Contrary to some preconceptions, the Voting Rights Act of 1965 never actually named certain states or jurisdictions to which Section 5 applied. Instead, the Act established a coverage formula [Section 4(b) of the Act] based on the presence in the jurisdiction in 1964 of a test or device (e.g. literacy tests) limiting voting and a low total voter registration or turnout in the 1964 presidential election. Only certain jurisdictions nationwide were covered by this formula. Other jurisdictions (including Texas) were added in 1970 and 1975 by amendments supplementing the coverage formula, but also tying coverage to circumstances existing when the amendments were adopted.

Today's opinion for the Supreme Court (written by Chief Justice John Roberts) found that the coverage formula was unconstitutionally outdated. In his opinion, Chief Justice Roberts explained, "Congress could have updated the coverage formula ..., but did not do so. Its failure to act leaves us today with no choice but to declare Section 4(b) unconstitutional."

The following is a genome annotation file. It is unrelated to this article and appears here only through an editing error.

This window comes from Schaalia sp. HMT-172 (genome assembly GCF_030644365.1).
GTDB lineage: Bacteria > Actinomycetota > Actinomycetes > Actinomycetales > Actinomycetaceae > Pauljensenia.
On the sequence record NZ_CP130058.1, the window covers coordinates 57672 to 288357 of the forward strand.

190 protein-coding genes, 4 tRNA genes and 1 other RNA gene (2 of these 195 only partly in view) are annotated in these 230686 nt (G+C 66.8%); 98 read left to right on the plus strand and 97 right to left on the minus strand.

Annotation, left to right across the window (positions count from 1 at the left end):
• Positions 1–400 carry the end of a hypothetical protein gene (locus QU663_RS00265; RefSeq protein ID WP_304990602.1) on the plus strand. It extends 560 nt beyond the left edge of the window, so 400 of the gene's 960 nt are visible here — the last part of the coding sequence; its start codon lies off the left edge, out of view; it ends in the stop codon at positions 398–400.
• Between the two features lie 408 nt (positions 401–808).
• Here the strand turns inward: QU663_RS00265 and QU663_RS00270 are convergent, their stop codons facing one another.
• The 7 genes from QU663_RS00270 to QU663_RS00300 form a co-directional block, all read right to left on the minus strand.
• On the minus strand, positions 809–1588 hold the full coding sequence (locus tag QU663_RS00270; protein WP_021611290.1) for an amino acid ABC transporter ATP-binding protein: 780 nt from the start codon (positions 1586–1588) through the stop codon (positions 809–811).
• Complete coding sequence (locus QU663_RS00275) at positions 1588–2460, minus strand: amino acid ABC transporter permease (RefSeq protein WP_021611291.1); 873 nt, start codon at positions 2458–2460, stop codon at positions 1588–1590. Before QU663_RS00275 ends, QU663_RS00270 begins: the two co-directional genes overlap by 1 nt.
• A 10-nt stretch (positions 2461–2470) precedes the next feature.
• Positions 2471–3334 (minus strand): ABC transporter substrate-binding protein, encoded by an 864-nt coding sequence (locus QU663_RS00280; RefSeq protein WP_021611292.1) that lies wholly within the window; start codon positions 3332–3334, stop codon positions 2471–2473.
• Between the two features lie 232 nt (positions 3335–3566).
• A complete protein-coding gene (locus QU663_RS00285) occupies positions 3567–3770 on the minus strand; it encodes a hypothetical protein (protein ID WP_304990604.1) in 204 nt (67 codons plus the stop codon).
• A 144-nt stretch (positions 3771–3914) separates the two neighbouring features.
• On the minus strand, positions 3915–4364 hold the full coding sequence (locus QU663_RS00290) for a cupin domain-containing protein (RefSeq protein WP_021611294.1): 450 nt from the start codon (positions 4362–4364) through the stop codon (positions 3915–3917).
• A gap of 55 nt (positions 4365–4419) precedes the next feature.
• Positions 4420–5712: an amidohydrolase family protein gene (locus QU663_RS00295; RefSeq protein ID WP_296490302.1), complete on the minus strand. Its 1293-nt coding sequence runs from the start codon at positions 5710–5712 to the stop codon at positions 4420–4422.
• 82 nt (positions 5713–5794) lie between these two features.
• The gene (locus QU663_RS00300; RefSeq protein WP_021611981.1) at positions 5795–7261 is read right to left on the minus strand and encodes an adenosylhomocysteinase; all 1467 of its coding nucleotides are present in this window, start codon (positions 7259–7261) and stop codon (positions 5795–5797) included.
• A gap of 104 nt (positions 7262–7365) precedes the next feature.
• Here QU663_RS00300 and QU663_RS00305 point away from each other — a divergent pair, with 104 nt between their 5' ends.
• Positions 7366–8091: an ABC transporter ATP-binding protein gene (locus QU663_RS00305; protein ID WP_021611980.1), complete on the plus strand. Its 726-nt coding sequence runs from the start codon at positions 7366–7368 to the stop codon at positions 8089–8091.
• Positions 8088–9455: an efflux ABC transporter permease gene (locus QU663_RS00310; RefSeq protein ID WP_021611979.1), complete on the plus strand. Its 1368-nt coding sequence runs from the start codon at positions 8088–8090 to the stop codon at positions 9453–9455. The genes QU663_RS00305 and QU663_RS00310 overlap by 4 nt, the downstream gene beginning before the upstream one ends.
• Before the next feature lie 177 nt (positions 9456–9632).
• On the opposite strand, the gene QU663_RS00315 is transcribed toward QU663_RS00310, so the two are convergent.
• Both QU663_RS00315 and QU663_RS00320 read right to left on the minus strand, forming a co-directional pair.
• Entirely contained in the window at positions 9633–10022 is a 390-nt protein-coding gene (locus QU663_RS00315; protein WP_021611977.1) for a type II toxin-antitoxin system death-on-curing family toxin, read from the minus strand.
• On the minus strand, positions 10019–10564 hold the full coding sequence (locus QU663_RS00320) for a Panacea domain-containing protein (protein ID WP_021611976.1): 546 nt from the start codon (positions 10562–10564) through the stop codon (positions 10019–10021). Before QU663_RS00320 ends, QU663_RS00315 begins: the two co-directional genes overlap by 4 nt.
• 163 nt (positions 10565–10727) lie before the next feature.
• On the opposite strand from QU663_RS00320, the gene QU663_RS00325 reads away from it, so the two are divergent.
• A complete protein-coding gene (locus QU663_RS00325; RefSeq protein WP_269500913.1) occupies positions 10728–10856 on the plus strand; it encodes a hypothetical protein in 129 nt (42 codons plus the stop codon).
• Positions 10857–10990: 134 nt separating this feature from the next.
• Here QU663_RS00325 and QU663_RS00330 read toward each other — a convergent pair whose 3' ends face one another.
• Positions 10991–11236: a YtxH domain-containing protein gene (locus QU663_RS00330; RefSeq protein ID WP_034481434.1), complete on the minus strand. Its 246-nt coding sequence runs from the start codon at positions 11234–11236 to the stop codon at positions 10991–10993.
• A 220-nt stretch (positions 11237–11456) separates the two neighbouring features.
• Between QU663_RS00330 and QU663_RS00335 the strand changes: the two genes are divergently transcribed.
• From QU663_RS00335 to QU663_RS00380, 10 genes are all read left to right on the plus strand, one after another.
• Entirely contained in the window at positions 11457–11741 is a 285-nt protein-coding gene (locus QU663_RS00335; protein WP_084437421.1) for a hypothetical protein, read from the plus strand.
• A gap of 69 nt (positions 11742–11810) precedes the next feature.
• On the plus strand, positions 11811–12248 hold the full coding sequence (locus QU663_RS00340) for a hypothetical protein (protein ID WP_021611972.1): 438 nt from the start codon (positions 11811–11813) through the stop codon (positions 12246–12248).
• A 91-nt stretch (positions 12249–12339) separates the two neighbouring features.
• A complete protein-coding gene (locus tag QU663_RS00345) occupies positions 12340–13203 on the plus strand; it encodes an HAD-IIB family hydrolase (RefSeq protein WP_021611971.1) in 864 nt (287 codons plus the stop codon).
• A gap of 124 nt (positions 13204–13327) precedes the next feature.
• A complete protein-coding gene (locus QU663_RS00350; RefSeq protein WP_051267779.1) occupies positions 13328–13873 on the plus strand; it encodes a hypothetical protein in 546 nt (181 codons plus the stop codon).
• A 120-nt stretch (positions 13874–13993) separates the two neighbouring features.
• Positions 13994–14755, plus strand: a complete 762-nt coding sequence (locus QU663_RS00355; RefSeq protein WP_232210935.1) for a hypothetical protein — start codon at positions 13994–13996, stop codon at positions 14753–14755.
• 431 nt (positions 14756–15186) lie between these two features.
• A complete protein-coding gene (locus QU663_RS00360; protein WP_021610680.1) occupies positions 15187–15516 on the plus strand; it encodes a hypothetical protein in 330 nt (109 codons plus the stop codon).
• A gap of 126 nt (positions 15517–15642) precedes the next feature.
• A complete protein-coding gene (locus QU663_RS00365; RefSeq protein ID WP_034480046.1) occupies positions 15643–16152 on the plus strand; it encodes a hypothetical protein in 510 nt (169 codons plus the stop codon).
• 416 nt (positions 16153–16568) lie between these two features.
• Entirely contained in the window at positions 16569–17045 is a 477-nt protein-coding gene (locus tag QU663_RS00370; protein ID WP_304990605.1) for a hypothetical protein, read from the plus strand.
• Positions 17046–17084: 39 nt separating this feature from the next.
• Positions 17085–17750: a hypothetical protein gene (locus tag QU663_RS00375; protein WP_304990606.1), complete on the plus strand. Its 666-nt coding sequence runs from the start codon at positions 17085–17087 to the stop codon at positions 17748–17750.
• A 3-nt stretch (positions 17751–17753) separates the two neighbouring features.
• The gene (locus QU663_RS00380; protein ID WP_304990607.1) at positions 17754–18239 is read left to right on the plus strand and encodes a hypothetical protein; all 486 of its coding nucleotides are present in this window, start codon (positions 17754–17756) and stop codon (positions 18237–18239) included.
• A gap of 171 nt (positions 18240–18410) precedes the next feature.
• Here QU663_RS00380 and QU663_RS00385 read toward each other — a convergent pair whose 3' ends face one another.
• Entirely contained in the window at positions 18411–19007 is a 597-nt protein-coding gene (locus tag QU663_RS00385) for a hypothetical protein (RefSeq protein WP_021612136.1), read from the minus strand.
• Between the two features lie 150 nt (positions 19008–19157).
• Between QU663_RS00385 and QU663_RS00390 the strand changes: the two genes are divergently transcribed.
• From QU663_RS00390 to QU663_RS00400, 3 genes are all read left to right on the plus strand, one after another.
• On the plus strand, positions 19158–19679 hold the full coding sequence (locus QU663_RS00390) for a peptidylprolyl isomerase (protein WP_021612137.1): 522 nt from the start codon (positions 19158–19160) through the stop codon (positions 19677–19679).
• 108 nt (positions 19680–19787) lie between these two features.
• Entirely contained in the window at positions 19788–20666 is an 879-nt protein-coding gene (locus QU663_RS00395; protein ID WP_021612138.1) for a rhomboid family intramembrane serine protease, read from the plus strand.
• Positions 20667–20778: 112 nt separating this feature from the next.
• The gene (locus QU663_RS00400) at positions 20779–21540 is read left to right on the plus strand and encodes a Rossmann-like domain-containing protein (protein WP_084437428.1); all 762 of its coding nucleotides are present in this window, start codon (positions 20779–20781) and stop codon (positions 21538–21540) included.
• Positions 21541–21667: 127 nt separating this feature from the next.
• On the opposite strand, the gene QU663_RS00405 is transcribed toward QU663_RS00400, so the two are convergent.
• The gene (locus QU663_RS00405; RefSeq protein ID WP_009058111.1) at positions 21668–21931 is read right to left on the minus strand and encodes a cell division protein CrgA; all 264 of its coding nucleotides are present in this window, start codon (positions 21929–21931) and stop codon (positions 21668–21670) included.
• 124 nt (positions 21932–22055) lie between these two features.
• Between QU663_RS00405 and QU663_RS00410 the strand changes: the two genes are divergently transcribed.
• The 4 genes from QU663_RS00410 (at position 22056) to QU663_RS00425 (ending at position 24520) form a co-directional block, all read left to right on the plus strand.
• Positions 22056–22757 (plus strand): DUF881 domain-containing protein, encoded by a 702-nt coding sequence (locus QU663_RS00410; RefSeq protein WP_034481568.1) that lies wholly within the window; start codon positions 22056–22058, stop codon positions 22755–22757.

It is unclear whether the Department of Justice may be more aggressive in the future in trying to utilize other parts of the Act not tied to this coverage formula.

Read on for Impact on Austin's 2014 election.

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SB 14 Fight Continues; Veasey Files Suit; Voter ID Law Might Stall

by: Edward Garris

Thu Jun 27, 2013 at 01:00 PM CDT

Almost immediately after the U.S. Supreme Court struck down Section 4 of the Voting Rights Act (VRA) Tuesday, Texas Attorney General Greg Abbott and Secretary of State John Steen announced that SB 14, the Voter ID law, was the law of Texas and would be enforced promptly.  

The Department of Public Safety also announced Tuesday that they would begin compliance with SB 14 and accept applications for the "free" voter ID cards.  

To see why this might be premature, read below the jump.

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Texas' Discriminatory Voter ID Law to Take Effect "Immediately"

by: Nick Hudson

Wed Jun 26, 2013 at 09:25 AM CDT